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Toward a New Gnostic Pedagogy 1

In the education of children preference for the present moment is the common definition of Evil. […] But condemnation of the present moment for the sake of the future is an aberration. Just as it is necessary to forbid easy access to it, so it is necessary to regain the domain of the moment (the kingdom of childhood), and that requires temporary transgression of the interdict.

Georges Bataille, Literature and Evil

Let us examine our instruments. Let us lay them on the desk. Let us catalogue and name them. Weights and measures, rubrics and forms, a panoply of mock archons, patient bureaucratic gatekeepers composed of carefully recorded matrices, networks of coded progress embedded across multiple servers. Presumptions of care, improvement, and paternalist tenderness structure the classroom as “safe space,” inhabited by educable subjects. The new gnostic pedagogy views the classroom as a site of ungovernable risk, a space whose potentials for transgression, whose tendency to abandon the project—not this or that project, but the project of education itself—outstrips even the most valiant administrative actuaries.

Gnostic pedagogy renews the question: what is the teaching of nonknowledge? In place of the axiomatic educable subject, the student who “needs improvement” as the formula runs, gnostic pedagogy offers the following: the student is whole, wholly evil, and wholly sovereign. Instead of a benighted daughter, the student appears as the horrific emanation of knowledge itself, opened only by the most disorienting communication, sovereign and ineducable not because of ignorance but because of a prior gnosis that resists all upbringing, and that all upbringing means to repress.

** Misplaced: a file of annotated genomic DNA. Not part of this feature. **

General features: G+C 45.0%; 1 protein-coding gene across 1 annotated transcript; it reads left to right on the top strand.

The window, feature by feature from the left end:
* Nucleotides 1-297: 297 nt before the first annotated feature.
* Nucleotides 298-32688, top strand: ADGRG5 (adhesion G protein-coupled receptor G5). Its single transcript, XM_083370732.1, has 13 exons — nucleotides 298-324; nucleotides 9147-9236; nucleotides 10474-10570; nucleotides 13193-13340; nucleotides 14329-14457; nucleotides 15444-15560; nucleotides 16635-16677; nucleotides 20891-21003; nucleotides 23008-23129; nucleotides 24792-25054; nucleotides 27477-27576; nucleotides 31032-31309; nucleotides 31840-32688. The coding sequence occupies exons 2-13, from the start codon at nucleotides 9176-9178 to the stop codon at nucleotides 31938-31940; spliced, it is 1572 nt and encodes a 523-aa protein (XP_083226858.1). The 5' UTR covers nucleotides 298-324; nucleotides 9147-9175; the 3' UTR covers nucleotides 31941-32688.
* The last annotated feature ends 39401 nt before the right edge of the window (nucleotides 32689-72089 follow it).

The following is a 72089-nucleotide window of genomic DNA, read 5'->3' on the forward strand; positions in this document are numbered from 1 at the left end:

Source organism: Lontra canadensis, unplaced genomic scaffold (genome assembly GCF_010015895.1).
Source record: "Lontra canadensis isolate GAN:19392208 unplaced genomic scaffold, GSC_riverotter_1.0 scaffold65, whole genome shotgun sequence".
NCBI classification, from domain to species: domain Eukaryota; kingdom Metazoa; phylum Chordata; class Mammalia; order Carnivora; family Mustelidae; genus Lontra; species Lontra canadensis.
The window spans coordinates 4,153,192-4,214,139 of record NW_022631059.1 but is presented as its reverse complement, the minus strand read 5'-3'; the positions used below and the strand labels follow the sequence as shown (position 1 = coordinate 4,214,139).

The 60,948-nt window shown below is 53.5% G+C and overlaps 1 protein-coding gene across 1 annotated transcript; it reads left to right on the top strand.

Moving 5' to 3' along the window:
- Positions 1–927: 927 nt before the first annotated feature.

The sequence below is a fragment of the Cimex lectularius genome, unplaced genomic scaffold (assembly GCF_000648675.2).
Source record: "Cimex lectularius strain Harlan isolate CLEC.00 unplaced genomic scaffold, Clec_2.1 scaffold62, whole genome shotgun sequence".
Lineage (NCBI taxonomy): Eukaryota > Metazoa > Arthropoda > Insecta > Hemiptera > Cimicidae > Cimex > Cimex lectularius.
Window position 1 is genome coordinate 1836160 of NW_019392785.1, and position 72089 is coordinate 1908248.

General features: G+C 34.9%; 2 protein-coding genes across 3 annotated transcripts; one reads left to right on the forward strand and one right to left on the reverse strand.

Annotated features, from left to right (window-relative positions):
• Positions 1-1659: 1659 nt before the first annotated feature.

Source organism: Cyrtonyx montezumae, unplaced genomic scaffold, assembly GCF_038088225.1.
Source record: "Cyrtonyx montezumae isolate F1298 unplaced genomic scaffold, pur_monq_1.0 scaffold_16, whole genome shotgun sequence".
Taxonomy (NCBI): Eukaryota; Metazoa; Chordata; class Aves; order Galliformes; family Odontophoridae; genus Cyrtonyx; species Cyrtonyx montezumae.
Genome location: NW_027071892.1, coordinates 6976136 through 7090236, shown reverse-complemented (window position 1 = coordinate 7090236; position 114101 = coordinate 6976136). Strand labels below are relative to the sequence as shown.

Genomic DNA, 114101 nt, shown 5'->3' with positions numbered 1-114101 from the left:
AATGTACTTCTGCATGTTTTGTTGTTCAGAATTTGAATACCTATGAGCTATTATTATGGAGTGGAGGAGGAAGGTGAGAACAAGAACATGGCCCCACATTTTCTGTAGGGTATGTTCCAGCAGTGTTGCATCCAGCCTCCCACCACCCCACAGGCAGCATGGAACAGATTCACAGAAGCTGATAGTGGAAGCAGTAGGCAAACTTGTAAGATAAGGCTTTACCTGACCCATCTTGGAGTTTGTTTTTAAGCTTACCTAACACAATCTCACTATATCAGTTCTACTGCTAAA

Gnostic pedagogy thickens the membrane between present and future, creating temporal exiles in academies located just east of Eden. It discloses the homogeneity of time and the empty requirement of project, only to make available the time of passion on which patience verges. Thus ‘boredom’ is one of the tactics of the Gnostic pedagogy, a tactic of distraction, of wandering, of error. The distinction between potential and actual breaks down in this moment, which reduces a finite saeculum to an infinitesimal punctum. It is in this sense and this sense alone, that the gnostic pedagogy is new: its archons recede into a nonfuture, an eschatological category of the not-yet-present that negates all futurity. They sit on these borderlands, guardians and watchers. The time of the project, of distinction, of pass/fail, of the grade as instrument, rushes to fill the void formed by their leave-taking.

​What is this quiet anathema of the grade, which discloses the limits of educability and the fragile condition of childhood? We learn to—we learn in order to— project our frailties into the future as the horizon of death, of meaningful death. This norm is the apodictic educational symptom, perpetuating itself forever as an endless strategy of containment. Gnostic pedagogy does not seek to eliminate the grade, but to suggest failure as a necessary outcome. The failing grade is not the failure of the pupil, nor even of the grade itself; the failure of the failing grade is prior to any structure of ordination and degree. Gnostic pedagogy multiplies rigor as its ancient interlocutors multiplied cosmic veils: the impossible task taken to its extreme limit becomes the site of a possible abandonment of the project not as “quitting” or “giving up,” but as final renunciation, the recognition that what we know rests wholly upon what we do not, a rejection of project itself.